Ukrainian women on the front line struggle to find uniforms that fit. One couple aims to fix that

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Andrii Kolesnyk and Kseniia Drahanyuk both beam with excitement as they crouch over a box.

They are about to unpack Ukraine’s first ever military uniform for pregnant women, which they recently commissioned after a pregnant sniper got in touch.

The young couple, both TV journalists before the war started, are now fully dedicated to their independent NGO, “Zemlyachki,” or “Compatriots,” which procures vital items for women in the armed forces.

The initiative started when Andrii’s sister was sent to the front on February 24, the day Russia invaded Ukraine.

“She received men’s uniform, men’s underwear,” he says. “Everything that [was] designed for men.”

It soon became clear that servicewomen needed a lot more than uniforms. Everything from smaller boots to lighter plates for bulletproof vests to hygiene products is in demand.

So, the couple turned to private company donations, charity funds and crowdfunding to purchase goods independently of the military. Some customized gear such as women’s fatigues is produced under their own brand by a factory in Kharkiv in the country’s east – including the new pregnancy uniform.

Other items, including body armor plates, helmets and boots, come from companies as far afield as Sweden, Macedonia and Turkey. But Kolesnyk and Drahanyuk say they are struggling with the procurement of winter items like sleeping bags and thermal clothing that will be important for comfort as winter sets in.

Kolesnyk says they have distributed equipment worth $1 million so far and helped at least 3,000 women. If they’re on the front-line shooting rockets they might as well do it “in minimum comfort,” he tells CNN.

There are currently about 38,000 women in the armed forces, according to the country’s Ministry of Defense.

“We are doing this to help our government,” Kolesnyk says, not to compete with it. Their hub is overflowing with cardboard boxes full of kit, all paid for from crowdfunding and grants.

A physical disability prevents Kolesnyk from joining his sister, father and brother-in-law on the front lines, a fact that saddens him.

“For a man, it’s hard to understand that you can’t go there, and your sister is there. So, I’m trying to do my best here to help not only my family, but the whole army,” he says.

Twenty-one-year-old Roksolana, who gave only her first name for security reasons, walks in to pick up a uniform and other gear before heading out on her next assignment. An art school graduate, she joined the army in March and is now part of an intelligence unit.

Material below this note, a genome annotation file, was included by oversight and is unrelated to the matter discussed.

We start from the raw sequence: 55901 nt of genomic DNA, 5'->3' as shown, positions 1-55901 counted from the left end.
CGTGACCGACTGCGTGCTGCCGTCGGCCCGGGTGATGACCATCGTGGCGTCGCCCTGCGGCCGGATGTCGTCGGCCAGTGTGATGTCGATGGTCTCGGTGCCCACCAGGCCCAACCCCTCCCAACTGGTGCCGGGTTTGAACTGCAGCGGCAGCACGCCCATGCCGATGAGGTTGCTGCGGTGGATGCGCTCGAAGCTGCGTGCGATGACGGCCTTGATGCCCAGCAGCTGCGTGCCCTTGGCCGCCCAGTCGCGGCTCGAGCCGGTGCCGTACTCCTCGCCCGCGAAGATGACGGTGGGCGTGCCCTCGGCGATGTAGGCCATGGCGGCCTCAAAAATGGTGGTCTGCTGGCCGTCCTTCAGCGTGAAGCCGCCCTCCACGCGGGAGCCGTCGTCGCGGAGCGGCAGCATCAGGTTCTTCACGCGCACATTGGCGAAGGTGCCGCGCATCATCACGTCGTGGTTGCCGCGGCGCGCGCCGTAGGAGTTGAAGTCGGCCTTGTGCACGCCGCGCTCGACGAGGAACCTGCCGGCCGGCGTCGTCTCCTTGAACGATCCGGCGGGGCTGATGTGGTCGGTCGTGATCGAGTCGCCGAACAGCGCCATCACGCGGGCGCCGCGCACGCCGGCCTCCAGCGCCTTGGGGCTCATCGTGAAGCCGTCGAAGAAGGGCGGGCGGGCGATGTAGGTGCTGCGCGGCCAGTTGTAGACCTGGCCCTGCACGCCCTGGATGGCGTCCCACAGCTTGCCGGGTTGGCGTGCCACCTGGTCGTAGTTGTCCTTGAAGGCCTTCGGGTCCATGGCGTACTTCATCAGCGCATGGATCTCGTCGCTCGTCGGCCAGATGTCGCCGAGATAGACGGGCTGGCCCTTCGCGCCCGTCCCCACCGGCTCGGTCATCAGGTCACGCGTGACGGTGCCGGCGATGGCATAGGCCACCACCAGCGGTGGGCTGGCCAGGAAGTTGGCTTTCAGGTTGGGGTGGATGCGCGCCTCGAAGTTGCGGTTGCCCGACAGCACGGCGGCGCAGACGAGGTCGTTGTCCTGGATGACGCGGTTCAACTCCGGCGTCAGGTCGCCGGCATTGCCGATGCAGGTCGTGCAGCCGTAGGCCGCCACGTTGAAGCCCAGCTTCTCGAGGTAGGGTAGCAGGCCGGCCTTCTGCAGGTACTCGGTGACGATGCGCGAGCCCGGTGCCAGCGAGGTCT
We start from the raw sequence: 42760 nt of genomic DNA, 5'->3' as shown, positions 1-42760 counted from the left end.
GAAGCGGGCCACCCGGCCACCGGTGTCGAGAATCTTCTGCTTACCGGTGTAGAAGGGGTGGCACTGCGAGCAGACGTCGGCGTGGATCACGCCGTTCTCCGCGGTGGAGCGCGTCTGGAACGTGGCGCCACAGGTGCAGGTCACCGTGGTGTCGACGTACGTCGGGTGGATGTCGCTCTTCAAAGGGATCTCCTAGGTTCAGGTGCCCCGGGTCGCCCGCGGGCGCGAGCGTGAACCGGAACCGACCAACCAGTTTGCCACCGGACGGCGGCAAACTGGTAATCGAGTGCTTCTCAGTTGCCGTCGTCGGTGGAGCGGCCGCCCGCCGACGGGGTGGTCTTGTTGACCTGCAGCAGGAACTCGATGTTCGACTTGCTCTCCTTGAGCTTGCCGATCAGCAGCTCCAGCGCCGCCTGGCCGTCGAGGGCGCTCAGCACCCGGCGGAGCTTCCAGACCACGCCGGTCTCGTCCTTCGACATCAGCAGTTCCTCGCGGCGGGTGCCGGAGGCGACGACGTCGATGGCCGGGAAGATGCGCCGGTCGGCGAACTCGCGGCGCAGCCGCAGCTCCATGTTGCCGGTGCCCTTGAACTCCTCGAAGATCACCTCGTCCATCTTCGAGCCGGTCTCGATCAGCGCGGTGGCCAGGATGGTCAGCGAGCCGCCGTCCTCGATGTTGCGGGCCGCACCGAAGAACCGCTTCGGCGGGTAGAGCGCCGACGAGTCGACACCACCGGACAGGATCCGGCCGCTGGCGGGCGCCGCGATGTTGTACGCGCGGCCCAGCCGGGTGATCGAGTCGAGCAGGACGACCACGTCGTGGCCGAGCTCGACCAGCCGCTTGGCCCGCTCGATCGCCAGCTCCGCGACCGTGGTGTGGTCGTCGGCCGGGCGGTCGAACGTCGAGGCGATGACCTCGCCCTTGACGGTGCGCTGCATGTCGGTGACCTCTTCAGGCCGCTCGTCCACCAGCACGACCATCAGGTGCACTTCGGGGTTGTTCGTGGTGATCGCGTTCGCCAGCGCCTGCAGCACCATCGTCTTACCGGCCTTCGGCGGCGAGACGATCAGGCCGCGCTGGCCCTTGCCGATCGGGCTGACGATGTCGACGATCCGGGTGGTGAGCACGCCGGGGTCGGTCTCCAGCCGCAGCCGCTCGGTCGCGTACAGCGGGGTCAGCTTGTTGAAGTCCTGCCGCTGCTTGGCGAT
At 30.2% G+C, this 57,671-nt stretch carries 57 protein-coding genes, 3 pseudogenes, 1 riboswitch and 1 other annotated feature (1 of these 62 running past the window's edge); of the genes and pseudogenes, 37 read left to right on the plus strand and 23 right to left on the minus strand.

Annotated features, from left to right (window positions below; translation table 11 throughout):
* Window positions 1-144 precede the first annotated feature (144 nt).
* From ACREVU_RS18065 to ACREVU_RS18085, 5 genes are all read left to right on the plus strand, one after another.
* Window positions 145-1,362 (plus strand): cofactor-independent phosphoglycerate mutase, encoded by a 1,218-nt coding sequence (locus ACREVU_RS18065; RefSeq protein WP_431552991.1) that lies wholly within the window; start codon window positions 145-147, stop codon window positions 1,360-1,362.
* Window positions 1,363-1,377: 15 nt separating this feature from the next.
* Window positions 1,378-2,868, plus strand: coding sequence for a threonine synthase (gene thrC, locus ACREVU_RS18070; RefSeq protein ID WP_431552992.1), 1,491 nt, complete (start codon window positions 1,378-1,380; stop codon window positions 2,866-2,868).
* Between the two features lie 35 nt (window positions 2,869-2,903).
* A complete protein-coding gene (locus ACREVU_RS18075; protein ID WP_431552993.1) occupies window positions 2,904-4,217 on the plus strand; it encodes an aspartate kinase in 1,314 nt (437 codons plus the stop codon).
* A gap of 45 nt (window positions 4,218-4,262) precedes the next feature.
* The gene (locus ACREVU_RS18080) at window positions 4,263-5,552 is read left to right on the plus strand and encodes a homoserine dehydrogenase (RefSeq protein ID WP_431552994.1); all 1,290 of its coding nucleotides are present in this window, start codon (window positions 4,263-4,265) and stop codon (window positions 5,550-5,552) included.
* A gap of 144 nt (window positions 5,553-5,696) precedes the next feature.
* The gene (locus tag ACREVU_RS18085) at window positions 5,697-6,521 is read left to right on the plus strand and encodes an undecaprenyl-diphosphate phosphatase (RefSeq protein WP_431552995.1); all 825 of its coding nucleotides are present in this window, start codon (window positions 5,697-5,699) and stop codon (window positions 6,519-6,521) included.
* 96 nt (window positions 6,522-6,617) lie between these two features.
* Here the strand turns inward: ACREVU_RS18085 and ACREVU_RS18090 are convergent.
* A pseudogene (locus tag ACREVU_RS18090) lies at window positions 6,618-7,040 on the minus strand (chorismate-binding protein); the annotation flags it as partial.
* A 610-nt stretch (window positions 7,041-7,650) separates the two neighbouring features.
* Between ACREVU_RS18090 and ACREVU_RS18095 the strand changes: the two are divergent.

“It’s so valuable to have these people who understand that we are tired of wearing clothes that are three sizes too big,” she says. “We had no helmets, we had old flak jackets, wore tracksuits and sneakers. Now we feel that we are humans.”

She giggles as she laces up her new boots with impeccable long fingernails. Before they hug goodbye, Drahanyuk hands Roksolana a copy of “The Choice,” the best-selling memoir by Holocaust survivor and psychologist Edith Eger. The aim is that this can be a tool to help process trauma. Zemlyachki has also formed partnerships with military psychologists to whom women in combat can reach out.

Other women, such as 25-year-old Alina Panina, are receiving psychological support through the Ukrainian military. A border guard with a canine unit, Panina spent five months in captivity at the infamous Olenivka prison in the Russian-controlled Donetsk region after leaving the besieged Azovstal steel plant in Mariupol.

She was finally released on October 17 as part of an all-female prisoner exchange with Russia and went into mandatory rehabilitation at a military hospital, under whose care she remains.

Twenty-one-year-old Roksolana, left, tries on her new boots while Kseniia Drahanyuk, the co-founder of the Zemlyachki NGO, helps her fill a suitcase with all kinds of items.

Ukraine recently demanded that the International Committee of the Red Cross send a delegation to the Russian prisoner of war camp.

“I was not prepared [for captivity], and we discussed this a lot with other women prisoners that life hasn’t prepared us for such [an] ordeal,” Panina says at a pizza bar run by veterans in downtown Kyiv.

She says prison guards “were unpredictable people” who sometimes abused prisoners verbally, but that she was spared any physical harm.

Now her partner’s fate is up in the air. He is also a border guard who is still in captivity. “I know he is alive but don’t know in which prison he is,” Panina says sadly as she scrolls through pictures of him.

When asked what gives her hope, she simply says, “our men, our people.”

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